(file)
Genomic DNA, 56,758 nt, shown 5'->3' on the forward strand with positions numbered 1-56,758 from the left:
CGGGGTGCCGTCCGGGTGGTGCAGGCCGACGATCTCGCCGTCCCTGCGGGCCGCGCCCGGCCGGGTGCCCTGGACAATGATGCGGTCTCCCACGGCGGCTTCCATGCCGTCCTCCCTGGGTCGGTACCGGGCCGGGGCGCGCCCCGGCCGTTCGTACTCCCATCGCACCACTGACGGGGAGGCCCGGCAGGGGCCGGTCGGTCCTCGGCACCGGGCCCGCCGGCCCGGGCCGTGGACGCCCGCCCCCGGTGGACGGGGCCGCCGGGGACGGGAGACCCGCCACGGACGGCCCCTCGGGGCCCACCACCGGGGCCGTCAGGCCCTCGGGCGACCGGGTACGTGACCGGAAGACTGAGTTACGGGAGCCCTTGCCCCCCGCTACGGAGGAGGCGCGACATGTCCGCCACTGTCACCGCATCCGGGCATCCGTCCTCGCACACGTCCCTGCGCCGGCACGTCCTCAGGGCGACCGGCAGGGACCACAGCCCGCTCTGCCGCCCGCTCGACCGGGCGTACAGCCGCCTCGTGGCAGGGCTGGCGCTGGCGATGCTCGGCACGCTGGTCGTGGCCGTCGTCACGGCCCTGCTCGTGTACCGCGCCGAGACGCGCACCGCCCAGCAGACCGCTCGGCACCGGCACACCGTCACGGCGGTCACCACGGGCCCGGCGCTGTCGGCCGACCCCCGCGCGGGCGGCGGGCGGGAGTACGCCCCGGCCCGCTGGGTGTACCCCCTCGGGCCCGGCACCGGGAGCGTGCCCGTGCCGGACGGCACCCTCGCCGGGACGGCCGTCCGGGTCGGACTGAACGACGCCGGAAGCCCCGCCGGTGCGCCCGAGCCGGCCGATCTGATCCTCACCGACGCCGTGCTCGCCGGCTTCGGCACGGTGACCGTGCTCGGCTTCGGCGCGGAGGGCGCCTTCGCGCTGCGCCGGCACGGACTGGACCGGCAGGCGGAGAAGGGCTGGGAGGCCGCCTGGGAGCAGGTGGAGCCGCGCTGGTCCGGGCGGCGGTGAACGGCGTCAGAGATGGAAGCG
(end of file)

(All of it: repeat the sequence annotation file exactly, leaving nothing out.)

Genomic DNA, 56,758 nt, shown 5'->3' on the forward strand with positions numbered 1-56,758 from the left:
CGGGGTGCCGTCCGGGTGGTGCAGGCCGACGATCTCGCCGTCCCTGCGGGCCGCGCCCGGCCGGGTGCCCTGGACAATGATGCGGTCTCCCACGGCGGCTTCCATGCCGTCCTCCCTGGGTCGGTACCGGGCCGGGGCGCGCCCCGGCCGTTCGTACTCCCATCGCACCACTGACGGGGAGGCCCGGCAGGGGCCGGTCGGTCCTCGGCACCGGGCCCGCCGGCCCGGGCCGTGGACGCCCGCCCCCGGTGGACGGGGCCGCCGGGGACGGGAGACCCGCCACGGACGGCCCCTCGGGGCCCACCACCGGGGCCGTCAGGCCCTCGGGCGACCGGGTACGTGACCGGAAGACTGAGTTACGGGAGCCCTTGCCCCCCGCTACGGAGGAGGCGCGACATGTCCGCCACTGTCACCGCATCCGGGCATCCGTCCTCGCACACGTCCCTGCGCCGGCACGTCCTCAGGGCGACCGGCAGGGACCACAGCCCGCTCTGCCGCCCGCTCGACCGGGCGTACAGCCGCCTCGTGGCAGGGCTGGCGCTGGCGATGCTCGGCACGCTGGTCGTGGCCGTCGTCACGGCCCTGCTCGTGTACCGCGCCGAGACGCGCACCGCCCAGCAGACCGCTCGGCACCGGCACACCGTCACGGCGGTCACCACGGGCCCGGCGCTGTCGGCCGACCCCCGCGCGGGCGGCGGGCGGGAGTACGCCCCGGCCCGCTGGGTGTACCCCCTCGGGCCCGGCACCGGGAGCGTGCCCGTGCCGGACGGCACCCTCGCCGGGACGGCCGTCCGGGTCGGACTGAACGACGCCGGAAGCCCCGCCGGTGCGCCCGAGCCGGCCGATCTGATCCTCACCGACGCCGTGCTCGCCGGCTTCGGCACGGTGACCGTGCTCGGCTTCGGCGCGGAGGGCGCCTTCGCGCTGCGCCGGCACGGACTGGACCGGCAGGCGGAGAAGGGCTGGGAGGCCGCCTGGGAGCAGGTGGAGCCGCGCTGGTCCGGGCGGCGGTGAACGGCGTCAGAGATGGAAGCG